December 2013
Seasons Greetings!




All of us here at the office are wishing you and your family all the best for the upcoming holiday season and the New Year. Now is the time that many of us begin to reflect on the past year and all that we have accomplished. We urge you to also plan for the future and have gathered a few articles to help you do so.


Give us a call or send us an email to book your portfolio review. Now would be the perfect time, as we begin to prep our finances for a new year.


Be well.



Peter, Richard, Claudio and Joanna

How to Figure Out How Much You Need for Retirement

by Miranda - December 2013,


One of the most important things you can do for your future is to save up for retirement so that you can live comfortably in your later years. One of the best ways to build wealth over time is to invest. But, before you start investing, you need to have a good idea of how much you are likely to need in retirement.


Rules of Thumb

There are plenty of rules of thumb designed to help you figure out how much you should need in retirement. Some simply suggest that you amass a nest egg of $1 million so that, presumably, when you withdraw 4 per cent a year, you should end up with $40,000 a year indefinitely. Obviously this is a very simplistic few as it doesn't account for inflation and market fluctuations.


Other rules of thumb encourage you to take a look at your current income and then plan to need 70 per cent of it during retirement. So, if you make $60,000, you would need $42,000 a year. Using the 4 per cent withdrawal rule, that means you would need $1,050,000 upon retirement.


While rules thumb can be helpful places to start when figuring out how much you need for a comfortable retirement, they don't necessarily apply to everyone. And they may not be the best option for you, anyway. Instead of relying entirely on rules of thumb, or sticking with assumptions like the 4 per cent rule, really stop and think about your own situation.


You might not actually need $1 million or more to retire - as long as you understand your needs and how to meet them.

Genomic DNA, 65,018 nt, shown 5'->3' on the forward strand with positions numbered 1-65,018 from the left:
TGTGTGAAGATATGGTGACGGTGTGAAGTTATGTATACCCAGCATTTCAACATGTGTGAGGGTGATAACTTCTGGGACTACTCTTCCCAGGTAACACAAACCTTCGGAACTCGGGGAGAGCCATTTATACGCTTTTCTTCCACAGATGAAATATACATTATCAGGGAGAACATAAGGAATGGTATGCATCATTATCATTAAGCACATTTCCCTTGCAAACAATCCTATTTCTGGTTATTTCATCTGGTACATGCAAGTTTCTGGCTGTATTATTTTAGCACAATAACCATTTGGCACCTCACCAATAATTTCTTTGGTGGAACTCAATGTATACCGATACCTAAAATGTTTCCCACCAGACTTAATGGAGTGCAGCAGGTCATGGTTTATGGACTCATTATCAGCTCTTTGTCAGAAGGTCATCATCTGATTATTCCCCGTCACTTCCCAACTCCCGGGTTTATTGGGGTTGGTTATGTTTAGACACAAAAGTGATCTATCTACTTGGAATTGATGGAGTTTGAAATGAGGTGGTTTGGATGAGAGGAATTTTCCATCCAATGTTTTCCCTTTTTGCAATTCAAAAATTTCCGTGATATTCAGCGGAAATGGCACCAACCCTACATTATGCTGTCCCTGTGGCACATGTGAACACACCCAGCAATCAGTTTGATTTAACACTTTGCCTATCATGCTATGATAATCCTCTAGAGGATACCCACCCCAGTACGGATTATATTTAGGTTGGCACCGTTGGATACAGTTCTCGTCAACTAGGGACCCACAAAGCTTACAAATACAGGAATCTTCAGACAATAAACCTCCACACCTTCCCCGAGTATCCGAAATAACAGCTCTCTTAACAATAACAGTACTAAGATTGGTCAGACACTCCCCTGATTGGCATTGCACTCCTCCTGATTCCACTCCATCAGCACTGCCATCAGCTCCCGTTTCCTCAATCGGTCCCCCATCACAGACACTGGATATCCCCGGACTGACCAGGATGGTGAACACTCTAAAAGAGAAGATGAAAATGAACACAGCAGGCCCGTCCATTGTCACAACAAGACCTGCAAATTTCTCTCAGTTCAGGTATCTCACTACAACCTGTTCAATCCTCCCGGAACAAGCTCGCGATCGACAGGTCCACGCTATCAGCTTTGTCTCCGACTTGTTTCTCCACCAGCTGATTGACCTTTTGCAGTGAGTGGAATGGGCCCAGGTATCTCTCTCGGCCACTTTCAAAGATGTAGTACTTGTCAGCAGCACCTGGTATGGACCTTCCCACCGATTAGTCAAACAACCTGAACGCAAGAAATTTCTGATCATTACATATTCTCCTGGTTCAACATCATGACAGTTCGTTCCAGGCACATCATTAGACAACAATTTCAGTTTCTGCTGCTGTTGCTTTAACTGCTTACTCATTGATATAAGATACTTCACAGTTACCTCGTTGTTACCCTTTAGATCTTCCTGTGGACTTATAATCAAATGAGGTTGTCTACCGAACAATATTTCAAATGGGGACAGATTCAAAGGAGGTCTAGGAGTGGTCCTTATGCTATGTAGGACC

How Much Do You Need Each Month?

Your first requirement is to figure out how much money you are likely to need each month. This isn't just about consulting a rule of thumb. It's about looking at your current expenses, as well as estimating what you might need in the future.


First of all, look at what you spend right now. How many of those expenses will persist at some point in retirement? Will you have your home paid off by the time you retire? If you have kids at home right now, will they still represent a drain on your finances during retirement?


Next, figure out what new expenses you might have in retirement. Are you planning to retire? Will you sell your home and move into a community that requires you to pay rent? Think about how your expenses are likely to change. Chances are that you will need at least as much as you have right now - and maybe more. The things you spend the money on might be different, though.


Where Will You Get Your Revenue?

Now that you have an idea of how much you need each month during retirement, it's time to figure out where the money will come from. You might consider that you will have money coming in from the government each month (OAS in Canada or Social Security in the United States), or perhaps you have a pension coming. You can also figure out, roughly, how much money you are likely to be able to depend on from your nest egg each month.


Another consideration is whether or not you can create passive income that can serve as income during retirement. The more income diversity you build up now, the less you will need to rely on a massive nest egg later. How much recurring investment income you build up now can influence how much you actually require in an account later.


Think about your sources of revenue during retirement, as well as how much of it you will need. Remember that some unforeseen events, like stock market crashes and medical emergencies, can reduce the overall size of your nest egg. You will need to account for that as well. This is why income diversity can be so important.


Bottom Line

Rules of thumb can be a big help in providing you with a starting point for your calculations. You can also use the help of online calculators to give you an idea of how much you need to save up right now in order to reach your goals later. If you don't take the time now to figure out how much you are likely to need for retirement, it's almost certain you won't have enough.